• The area out the back door functions as a terrace in the summer and a greenhouse in the winter. Acrylic roof panels on hinges fold down to form the greenhouse and up to form the roof. Quarry tiles were used for the floor.
• Steps lead down to the garden. Visitors take great delight in seeing the strawberry plants growing through the open spaces at the back of each step.
“We never planted them,” DeFillippo said. “They just crept up themselves.”
The blue print
Layout: Front porch leads to vestibule. Foyer with sitting area features a fireplace, cushioned bench and inglenook with leaded-glass window and window seat. First floor also has a living room that opens to dining room; small extra room that can function as a library; half bath; kitchen with studio area, and front and back staircases.
Second floor has two full baths and three bedrooms plus a fourth used as an office. There’s also a full basement and a third-floor attic with exercise room.
Floors: Oak floors topped with Oriental rugs; black and white solid-vinyl tiles in foyer and hallway; solid vinyl that resembles ceramic tile in kitchen; Karastan carpet runner on restored front stairs; marble and ceramic tiles in baths; English tile laid in a geometric pattern in vestibule.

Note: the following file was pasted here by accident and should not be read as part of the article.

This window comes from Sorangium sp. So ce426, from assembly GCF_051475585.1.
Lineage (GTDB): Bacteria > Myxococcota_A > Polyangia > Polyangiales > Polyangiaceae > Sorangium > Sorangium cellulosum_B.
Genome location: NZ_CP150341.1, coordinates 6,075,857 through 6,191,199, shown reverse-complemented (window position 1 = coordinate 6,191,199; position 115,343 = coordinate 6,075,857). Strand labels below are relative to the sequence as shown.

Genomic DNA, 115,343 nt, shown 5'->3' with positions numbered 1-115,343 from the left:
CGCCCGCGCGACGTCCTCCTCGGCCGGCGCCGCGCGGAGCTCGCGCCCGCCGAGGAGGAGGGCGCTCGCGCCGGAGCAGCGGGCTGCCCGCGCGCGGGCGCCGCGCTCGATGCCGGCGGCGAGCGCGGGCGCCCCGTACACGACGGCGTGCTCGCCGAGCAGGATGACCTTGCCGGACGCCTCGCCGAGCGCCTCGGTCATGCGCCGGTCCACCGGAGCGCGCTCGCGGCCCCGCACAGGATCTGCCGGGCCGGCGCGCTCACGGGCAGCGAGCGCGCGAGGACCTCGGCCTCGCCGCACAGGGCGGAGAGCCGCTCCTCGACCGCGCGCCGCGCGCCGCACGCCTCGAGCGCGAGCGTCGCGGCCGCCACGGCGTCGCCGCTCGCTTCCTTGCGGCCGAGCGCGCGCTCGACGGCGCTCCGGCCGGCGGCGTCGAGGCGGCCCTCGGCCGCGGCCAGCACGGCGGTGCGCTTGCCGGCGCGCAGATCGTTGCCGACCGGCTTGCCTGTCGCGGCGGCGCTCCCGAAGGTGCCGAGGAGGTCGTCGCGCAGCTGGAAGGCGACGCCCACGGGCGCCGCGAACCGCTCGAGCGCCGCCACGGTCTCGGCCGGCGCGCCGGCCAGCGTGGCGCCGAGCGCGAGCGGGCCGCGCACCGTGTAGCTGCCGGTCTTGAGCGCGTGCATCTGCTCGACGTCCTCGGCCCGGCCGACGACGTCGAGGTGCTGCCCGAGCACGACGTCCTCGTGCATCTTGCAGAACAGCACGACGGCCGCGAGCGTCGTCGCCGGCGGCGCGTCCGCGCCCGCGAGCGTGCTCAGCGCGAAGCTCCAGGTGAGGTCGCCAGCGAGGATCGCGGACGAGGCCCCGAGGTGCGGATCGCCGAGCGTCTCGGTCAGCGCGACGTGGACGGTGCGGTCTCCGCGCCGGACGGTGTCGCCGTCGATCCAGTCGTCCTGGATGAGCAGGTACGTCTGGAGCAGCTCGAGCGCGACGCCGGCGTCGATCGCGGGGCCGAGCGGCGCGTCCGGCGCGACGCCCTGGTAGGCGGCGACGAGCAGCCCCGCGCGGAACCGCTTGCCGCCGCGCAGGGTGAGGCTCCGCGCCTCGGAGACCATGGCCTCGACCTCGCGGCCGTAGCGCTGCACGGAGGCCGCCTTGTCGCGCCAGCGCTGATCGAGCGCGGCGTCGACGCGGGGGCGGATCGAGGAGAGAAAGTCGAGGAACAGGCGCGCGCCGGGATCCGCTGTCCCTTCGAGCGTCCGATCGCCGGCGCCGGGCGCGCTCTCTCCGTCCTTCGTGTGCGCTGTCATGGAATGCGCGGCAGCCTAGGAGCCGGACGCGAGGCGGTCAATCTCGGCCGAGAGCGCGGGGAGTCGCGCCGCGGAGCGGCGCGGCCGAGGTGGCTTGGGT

Walls: Combination of paint, wallcoverings and faux painting. Exposed brick in kitchen. Lincrusta embossed wallcovering painted to resemble brown leather in vestibule.
Furnishings: Several Kittinger pieces including 1920s chair in a bedroom and fireside bench in adjoining study; 1830s drop-leaf dining table with swivel top in upstairs hallway; Victorian, Federal and Empire furniture throughout. Peters designed and built a window seat for the upstairs landing. He also created an outdoor tile-top table using leftover tiles from the updated bath.
“I like repurposing things,” Peters said.
Window treatments: Sheer panels with valances in living and dining rooms; 2-inch blinds in kitchen; some lace panels; wide-slat blinds in bedrooms.
Highlights: Coffered ceiling in foyer; original stained-glass windows; extensive collection of framed artwork; 8-foot-long replica of the house and garden built by Peters; hidden bar under the dining counter that can be swung open for parties; original cornice in small downstairs room painted by DeFillippo below a ceiling of blue sky and clouds painted by Doris Collins, the restoration consultant at Shea’s Performing Arts Center.
And, of course, the garden.